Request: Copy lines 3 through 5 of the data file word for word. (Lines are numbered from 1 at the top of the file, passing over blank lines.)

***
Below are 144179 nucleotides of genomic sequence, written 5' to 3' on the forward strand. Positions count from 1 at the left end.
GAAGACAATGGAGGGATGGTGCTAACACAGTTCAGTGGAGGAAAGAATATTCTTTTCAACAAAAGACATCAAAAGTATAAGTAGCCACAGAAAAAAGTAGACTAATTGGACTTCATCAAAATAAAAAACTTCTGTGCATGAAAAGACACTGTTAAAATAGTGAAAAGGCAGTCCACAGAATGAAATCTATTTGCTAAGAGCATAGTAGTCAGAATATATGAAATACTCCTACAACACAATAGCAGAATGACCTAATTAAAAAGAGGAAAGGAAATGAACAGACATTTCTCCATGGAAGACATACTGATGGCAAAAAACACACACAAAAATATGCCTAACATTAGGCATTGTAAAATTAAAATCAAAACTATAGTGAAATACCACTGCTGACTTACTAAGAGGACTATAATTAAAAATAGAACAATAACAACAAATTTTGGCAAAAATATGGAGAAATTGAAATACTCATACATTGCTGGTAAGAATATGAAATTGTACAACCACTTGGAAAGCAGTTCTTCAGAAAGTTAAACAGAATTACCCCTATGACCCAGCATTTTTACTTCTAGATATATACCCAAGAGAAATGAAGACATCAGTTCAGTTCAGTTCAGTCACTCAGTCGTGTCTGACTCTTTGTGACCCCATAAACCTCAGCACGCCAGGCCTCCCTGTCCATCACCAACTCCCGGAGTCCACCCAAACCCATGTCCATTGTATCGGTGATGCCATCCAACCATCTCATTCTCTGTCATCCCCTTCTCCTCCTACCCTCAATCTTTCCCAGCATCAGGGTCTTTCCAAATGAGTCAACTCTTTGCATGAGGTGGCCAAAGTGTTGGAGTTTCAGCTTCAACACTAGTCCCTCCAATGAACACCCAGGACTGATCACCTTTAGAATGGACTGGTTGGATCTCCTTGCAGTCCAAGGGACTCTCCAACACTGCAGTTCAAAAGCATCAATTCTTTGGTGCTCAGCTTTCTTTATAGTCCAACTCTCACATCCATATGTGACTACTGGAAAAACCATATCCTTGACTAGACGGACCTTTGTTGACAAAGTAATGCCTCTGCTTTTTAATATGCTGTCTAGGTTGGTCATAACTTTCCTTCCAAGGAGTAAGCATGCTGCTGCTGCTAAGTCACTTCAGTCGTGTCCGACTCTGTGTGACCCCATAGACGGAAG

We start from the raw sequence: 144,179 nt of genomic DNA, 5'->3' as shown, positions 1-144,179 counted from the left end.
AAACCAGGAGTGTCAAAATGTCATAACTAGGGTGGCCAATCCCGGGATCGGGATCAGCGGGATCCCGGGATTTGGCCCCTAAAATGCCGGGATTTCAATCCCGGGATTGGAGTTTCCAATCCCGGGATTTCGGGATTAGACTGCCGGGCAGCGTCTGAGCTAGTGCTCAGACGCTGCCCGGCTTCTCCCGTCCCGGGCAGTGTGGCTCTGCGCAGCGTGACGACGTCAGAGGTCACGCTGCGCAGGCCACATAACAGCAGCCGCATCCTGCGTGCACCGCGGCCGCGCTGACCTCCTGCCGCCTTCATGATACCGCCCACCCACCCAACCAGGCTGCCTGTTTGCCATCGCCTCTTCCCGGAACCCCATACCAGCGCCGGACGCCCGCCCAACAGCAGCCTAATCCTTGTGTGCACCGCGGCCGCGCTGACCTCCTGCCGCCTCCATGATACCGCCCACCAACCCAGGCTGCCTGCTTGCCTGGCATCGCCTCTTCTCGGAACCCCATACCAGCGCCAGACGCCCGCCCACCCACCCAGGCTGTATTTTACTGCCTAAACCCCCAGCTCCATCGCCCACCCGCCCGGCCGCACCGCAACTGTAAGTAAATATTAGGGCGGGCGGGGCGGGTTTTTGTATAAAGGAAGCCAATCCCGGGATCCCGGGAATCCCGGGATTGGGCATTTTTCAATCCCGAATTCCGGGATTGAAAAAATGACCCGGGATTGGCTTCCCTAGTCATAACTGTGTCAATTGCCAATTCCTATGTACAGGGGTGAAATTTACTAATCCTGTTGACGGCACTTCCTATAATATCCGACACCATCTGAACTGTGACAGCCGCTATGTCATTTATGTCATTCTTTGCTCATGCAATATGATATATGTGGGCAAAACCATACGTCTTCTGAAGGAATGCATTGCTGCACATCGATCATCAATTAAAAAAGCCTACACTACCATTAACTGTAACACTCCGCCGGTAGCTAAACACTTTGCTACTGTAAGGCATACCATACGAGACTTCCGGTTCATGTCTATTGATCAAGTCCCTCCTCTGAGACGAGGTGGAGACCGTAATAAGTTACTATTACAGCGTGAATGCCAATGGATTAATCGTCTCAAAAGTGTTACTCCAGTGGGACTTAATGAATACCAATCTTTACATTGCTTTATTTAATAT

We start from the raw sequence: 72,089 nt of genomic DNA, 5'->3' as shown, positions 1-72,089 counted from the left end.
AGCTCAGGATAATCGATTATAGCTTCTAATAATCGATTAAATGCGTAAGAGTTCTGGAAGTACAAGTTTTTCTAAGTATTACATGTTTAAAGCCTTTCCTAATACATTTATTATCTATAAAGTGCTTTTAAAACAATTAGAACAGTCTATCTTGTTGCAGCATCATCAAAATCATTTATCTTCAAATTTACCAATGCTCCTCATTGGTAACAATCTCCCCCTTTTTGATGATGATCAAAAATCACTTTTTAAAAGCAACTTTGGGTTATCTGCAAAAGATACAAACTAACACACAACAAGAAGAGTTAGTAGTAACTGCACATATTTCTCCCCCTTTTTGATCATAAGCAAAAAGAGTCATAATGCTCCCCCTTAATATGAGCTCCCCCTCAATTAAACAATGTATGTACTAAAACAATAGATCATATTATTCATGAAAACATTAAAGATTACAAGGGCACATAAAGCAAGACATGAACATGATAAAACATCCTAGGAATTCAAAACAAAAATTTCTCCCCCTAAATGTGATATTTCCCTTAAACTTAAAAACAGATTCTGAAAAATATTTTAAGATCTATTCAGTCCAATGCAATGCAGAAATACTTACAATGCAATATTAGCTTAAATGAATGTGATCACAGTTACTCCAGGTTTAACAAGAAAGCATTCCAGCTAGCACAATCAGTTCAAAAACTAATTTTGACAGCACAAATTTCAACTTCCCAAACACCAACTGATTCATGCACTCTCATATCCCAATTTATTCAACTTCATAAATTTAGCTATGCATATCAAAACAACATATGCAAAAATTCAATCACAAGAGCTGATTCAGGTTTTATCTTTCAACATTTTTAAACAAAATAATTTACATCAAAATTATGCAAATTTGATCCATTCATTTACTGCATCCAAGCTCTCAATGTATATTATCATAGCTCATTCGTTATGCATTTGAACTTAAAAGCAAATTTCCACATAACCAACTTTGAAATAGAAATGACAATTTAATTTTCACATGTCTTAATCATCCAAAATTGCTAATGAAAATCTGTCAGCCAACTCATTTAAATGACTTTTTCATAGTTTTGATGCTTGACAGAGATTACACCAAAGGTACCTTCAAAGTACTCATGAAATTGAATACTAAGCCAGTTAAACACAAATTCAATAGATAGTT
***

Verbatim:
We start from the raw sequence: 144,179 nt of genomic DNA, 5'->3' as shown, positions 1-144,179 counted from the left end.
AAACCAGGAGTGTCAAAATGTCATAACTAGGGTGGCCAATCCCGGGATCGGGATCAGCGGGATCCCGGGATTTGGCCCCTAAAATGCCGGGATTTCAATCCCGGGATTGGAGTTTCCAATCCCGGGATTTCGGGATTAGACTGCCGGGCAGCGTCTGAGCTAGTGCTCAGACGCTGCCCGGCTTCTCCCGTCCCGGGCAGTGTGGCTCTGCGCAGCGTGACGACGTCAGAGGTCACGCTGCGCAGGCCACATAACAGCAGCCGCATCCTGCGTGCACCGCGGCCGCGCTGACCTCCTGCCGCCTTCATGATACCGCCCACCCACCCAACCAGGCTGCCTGTTTGCCATCGCCTCTTCCCGGAACCCCATACCAGCGCCGGACGCCCGCCCAACAGCAGCCTAATCCTTGTGTGCACCGCGGCCGCGCTGACCTCCTGCCGCCTCCATGATACCGCCCACCAACCCAGGCTGCCTGCTTGCCTGGCATCGCCTCTTCTCGGAACCCCATACCAGCGCCAGACGCCCGCCCACCCACCCAGGCTGTATTTTACTGCCTAAACCCCCAGCTCCATCGCCCACCCGCCCGGCCGCACCGCAACTGTAAGTAAATATTAGGGCGGGCGGGGCGGGTTTTTGTATAAAGGAAGCCAATCCCGGGATCCCGGGAATCCCGGGATTGGGCATTTTTCAATCCCGAATTCCGGGATTGAAAAAATGACCCGGGATTGGCTTCCCTAGTCATAACTGTGTCAATTGCCAATTCCTATGTACAGGGGTGAAATTTACTAATCCTGTTGACGGCACTTCCTATAATATCCGACACCATCTGAACTGTGACAGCCGCTATGTCATTTATGTCATTCTTTGCTCATGCAATATGATATATGTGGGCAAAACCATACGTCTTCTGAAGGAATGCATTGCTGCACATCGATCATCAATTAAAAAAGCCTACACTACCATTAACTGTAACACTCCGCCGGTAGCTAAACACTTTGCTACTGTAAGGCATACCATACGAGACTTCCGGTTCATGTCTATTGATCAAGTCCCTCCTCTGAGACGAGGTGGAGACCGTAATAAGTTACTATTACAGCGTGAATGCCAATGGATTAATCGTCTCAAAAGTGTTACTCCAGTGGGACTTAATGAATACCAATCTTTACATTGCTTTATTTAATAT

We start from the raw sequence: 72,089 nt of genomic DNA, 5'->3' as shown, positions 1-72,089 counted from the left end.